Shinzo Abe might have just pulled a total David Copperfield during an appearance in Akihabara.

Any reader of SoraNews24 knows we’re passionate about politics. Whether it’s our thorough coverage of the McDonald’s Burger Election 2017, or the other McDonald’s Burger Election 2017.

And now with the ruling Liberal Democratic Party (LDP) leadership election set to take place, Shinzo Abe’s position as Prime Minister is threatened by former defense minister Shigeru Ishiba. If Abe can withstand this challenge to his rule, he will be on course to become the longest-serving Prime Minister in Japanese history, and be able to oversee the 2020 Olympic Games in Tokyo.

It’s a high-stakes affair and protesters have taken to the streets, disillusioned by what they see as a PM who has grown out of touch with the public’s interests in pursuit of his own personal agenda.

One such demonstration took place in Akihabara earlier this week as Abe was set to give a campaign speech. Scores of anti-Abe protesters came out and demanded Abe resign, bringing with them large homemade banners which managed to virtually drown out the slick professional red flags made by Abe’s team.

It was a powerful message hinting at a possible grassroots support for Ishiba. In the main plaza, only a relatively small crowd of Abe supporters and their tall red flags could be seen, surrounded by a sea of protesters.

However, the main attraction was yet to be revealed. In the middle of the crowd, what appeared to be a large group of protesters held up a huge blue tarp with a homemade message printed on it. And what did it read?

Banner: “Ganbare Shinzo Abe”

In an unpredictable and odd move the crudely designed tarp had “Hang in there Shinzo Abe” printed on it.

No one could tell, because at ground level it would be near impossible to read it. Even when it was revealed, anti-Abe protesters could be heard cheering, assuming it was one of their own.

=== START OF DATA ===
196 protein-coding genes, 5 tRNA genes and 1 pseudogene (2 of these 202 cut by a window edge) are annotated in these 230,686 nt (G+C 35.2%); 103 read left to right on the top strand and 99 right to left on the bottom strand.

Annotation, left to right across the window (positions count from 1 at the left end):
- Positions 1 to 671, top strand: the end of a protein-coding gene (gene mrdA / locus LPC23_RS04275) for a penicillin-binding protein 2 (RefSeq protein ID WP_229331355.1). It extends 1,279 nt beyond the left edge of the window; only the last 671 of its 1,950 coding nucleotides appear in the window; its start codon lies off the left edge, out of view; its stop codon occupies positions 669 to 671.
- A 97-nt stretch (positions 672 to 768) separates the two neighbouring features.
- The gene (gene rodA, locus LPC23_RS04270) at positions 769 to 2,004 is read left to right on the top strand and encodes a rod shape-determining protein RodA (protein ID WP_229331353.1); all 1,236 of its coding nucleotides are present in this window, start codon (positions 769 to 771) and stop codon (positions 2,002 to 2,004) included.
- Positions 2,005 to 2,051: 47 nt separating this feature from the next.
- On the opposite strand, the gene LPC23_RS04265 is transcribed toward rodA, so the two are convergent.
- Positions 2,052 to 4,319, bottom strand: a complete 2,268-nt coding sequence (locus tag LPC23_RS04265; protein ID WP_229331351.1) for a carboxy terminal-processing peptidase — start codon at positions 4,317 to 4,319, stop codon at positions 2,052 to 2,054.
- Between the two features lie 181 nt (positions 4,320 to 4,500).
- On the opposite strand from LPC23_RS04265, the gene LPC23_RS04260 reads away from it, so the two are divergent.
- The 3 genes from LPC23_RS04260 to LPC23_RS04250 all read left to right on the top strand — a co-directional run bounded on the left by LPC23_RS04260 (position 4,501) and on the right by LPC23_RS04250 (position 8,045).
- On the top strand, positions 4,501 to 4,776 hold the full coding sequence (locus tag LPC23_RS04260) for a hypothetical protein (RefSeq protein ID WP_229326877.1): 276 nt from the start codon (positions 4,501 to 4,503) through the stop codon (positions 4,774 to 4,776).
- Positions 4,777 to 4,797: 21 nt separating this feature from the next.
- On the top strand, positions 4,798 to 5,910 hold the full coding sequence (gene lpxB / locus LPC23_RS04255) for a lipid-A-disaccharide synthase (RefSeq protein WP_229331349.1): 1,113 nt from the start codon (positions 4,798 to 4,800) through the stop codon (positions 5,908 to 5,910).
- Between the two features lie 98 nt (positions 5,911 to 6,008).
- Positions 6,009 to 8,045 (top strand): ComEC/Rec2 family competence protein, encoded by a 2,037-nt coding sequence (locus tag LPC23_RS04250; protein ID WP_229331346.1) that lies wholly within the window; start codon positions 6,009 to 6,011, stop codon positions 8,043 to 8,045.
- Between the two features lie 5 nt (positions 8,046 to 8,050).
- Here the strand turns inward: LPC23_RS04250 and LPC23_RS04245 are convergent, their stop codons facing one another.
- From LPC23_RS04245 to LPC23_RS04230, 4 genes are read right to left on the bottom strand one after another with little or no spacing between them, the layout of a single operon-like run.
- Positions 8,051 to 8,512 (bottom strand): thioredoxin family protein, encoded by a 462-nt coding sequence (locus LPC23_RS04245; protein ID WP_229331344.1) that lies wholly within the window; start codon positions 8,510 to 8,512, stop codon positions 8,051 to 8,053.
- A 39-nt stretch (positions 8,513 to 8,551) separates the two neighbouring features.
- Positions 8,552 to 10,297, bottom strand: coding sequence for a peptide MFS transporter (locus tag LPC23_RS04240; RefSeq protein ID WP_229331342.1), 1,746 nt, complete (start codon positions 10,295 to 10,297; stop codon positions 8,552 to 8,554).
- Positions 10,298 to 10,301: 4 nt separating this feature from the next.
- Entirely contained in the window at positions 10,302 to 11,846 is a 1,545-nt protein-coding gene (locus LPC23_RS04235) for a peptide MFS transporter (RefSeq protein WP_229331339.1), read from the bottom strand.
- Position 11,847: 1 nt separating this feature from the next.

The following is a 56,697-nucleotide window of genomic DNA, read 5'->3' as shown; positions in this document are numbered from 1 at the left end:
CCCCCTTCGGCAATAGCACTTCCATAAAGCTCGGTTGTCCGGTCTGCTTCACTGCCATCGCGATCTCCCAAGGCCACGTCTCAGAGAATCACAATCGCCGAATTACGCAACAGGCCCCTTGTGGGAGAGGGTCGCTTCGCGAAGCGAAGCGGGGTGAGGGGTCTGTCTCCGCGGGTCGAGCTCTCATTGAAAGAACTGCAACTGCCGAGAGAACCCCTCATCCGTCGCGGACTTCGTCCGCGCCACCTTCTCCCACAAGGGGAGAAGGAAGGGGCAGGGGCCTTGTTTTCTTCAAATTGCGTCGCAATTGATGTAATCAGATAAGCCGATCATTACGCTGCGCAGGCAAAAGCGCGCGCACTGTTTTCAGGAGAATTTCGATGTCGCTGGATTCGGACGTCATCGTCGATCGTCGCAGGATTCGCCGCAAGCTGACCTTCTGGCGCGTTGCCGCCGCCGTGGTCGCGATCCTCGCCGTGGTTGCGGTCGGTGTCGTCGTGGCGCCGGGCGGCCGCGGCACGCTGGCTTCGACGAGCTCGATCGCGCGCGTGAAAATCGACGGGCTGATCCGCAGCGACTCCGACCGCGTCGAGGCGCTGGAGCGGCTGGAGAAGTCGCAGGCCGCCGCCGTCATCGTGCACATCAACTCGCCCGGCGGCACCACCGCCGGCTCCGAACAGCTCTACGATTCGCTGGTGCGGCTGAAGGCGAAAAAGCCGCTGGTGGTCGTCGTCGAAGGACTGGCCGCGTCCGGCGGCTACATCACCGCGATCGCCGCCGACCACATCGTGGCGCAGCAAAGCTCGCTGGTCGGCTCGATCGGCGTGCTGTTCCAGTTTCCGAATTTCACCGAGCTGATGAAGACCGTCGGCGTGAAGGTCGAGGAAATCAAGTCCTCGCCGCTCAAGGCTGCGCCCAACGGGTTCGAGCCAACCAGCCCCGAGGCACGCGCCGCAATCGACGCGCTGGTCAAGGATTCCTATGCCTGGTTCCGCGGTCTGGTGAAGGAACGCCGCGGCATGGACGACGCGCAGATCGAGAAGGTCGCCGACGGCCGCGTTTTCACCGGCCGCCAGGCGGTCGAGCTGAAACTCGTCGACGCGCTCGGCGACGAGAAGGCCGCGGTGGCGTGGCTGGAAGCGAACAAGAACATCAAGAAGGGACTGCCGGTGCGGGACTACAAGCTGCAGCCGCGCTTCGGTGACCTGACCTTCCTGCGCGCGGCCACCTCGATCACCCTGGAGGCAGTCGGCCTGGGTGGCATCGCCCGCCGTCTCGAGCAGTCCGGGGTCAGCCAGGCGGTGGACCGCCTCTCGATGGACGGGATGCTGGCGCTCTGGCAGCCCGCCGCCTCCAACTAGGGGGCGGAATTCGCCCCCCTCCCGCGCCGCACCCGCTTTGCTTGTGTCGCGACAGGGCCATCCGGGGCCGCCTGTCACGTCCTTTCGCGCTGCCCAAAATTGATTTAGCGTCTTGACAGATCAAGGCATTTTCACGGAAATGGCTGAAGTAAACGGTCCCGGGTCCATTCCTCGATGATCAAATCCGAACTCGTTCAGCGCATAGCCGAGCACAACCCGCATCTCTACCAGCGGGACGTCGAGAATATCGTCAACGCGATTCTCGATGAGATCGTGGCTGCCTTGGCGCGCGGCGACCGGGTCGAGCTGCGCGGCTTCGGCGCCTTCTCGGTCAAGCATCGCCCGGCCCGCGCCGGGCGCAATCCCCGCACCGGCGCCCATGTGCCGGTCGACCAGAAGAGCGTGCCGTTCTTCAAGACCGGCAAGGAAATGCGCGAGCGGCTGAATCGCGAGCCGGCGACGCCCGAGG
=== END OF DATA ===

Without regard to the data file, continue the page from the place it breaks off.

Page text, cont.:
The news helicopters, however, buzzing around overhead told a completely different story.

In fact, from the chopper’s perspective, it was nearly impossible to see the actual protesters’ signs, despite them appearing to have larger numbers at the scene. Instead of the actual protest, all thousands of people at homes across Japan could see was a crowd of people all cheering for a “Hang in there Abe” banner in perfect harmony.

Commenters online had this to say:

“Abe resign!”
“It’s wonderful to see people from opposite sides of politics working together.”
“Hahaha! My stomach hurts!”
“I wonder if they did that on purpose.”
“In the anti-Abe protesters’ defense, who protests in favor of someone?”
“Any news company wanting to get footage of a protest just wasted a lot of money on helicopter fuel.”

The question remains whether this was an independent group of Abe supporters who showed up by coincidence, or an orchestrated move by the campaign itself. The tarp does appear to be strategically surrounded by Abe flags as if to shield it from being read on the ground or mezzanine.

If it was planned in advance by the Abe camp, then that was some Sun Tzu, Machiavellian-level image tampering.

I mean, the guy has overcome being (accidentally) labeled a sex-offender and is capable of making an entire protest vanish while still finding time to enjoy ice cream and pay his Twitter bills. What chance does anyone have at beating him?

Source: Twitter/@tamago3884, Hachima Kiko
Featured image: Twitter/@hideki_imamura